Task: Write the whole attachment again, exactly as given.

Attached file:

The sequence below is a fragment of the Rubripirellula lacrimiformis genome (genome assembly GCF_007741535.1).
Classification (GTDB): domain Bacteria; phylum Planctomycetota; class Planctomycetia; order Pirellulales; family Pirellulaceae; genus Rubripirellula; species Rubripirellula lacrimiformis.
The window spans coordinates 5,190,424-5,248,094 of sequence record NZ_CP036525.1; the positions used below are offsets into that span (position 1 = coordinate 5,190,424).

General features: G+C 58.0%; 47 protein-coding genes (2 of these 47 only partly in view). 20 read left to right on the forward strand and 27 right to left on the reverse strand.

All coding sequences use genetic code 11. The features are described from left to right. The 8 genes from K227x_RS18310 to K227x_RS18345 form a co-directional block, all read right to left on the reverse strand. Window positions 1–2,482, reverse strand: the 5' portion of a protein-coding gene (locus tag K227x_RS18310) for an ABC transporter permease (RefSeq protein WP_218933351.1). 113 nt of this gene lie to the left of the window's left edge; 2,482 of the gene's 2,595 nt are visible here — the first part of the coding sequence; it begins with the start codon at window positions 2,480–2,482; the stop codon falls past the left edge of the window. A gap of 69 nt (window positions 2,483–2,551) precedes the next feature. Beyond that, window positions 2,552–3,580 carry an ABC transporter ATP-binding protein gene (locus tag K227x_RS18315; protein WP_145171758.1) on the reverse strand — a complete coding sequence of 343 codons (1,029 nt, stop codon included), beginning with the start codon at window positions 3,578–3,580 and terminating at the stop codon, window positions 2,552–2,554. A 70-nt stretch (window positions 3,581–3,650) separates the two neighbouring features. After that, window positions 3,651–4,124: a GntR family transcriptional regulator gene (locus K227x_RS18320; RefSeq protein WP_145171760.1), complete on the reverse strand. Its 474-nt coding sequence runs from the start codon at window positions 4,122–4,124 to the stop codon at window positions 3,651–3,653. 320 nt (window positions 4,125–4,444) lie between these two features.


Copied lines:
The sequence below is a fragment of the Rubripirellula lacrimiformis genome (genome assembly GCF_007741535.1).
Classification (GTDB): domain Bacteria; phylum Planctomycetota; class Planctomycetia; order Pirellulales; family Pirellulaceae; genus Rubripirellula; species Rubripirellula lacrimiformis.
The window spans coordinates 5,190,424-5,248,094 of sequence record NZ_CP036525.1; the positions used below are offsets into that span (position 1 = coordinate 5,190,424).

General features: G+C 58.0%; 47 protein-coding genes (2 of these 47 only partly in view). 20 read left to right on the forward strand and 27 right to left on the reverse strand.

All coding sequences use genetic code 11. The features are described from left to right. The 8 genes from K227x_RS18310 to K227x_RS18345 form a co-directional block, all read right to left on the reverse strand. Window positions 1–2,482, reverse strand: the 5' portion of a protein-coding gene (locus tag K227x_RS18310) for an ABC transporter permease (RefSeq protein WP_218933351.1). 113 nt of this gene lie to the left of the window's left edge; 2,482 of the gene's 2,595 nt are visible here — the first part of the coding sequence; it begins with the start codon at window positions 2,480–2,482; the stop codon falls past the left edge of the window. A gap of 69 nt (window positions 2,483–2,551) precedes the next feature. Beyond that, window positions 2,552–3,580 carry an ABC transporter ATP-binding protein gene (locus tag K227x_RS18315; protein WP_145171758.1) on the reverse strand — a complete coding sequence of 343 codons (1,029 nt, stop codon included), beginning with the start codon at window positions 3,578–3,580 and terminating at the stop codon, window positions 2,552–2,554. A 70-nt stretch (window positions 3,581–3,650) separates the two neighbouring features. After that, window positions 3,651–4,124: a GntR family transcriptional regulator gene (locus K227x_RS18320; RefSeq protein WP_145171760.1), complete on the reverse strand. Its 474-nt coding sequence runs from the start codon at window positions 4,122–4,124 to the stop codon at window positions 3,651–3,653. 320 nt (window positions 4,125–4,444) lie between these two features.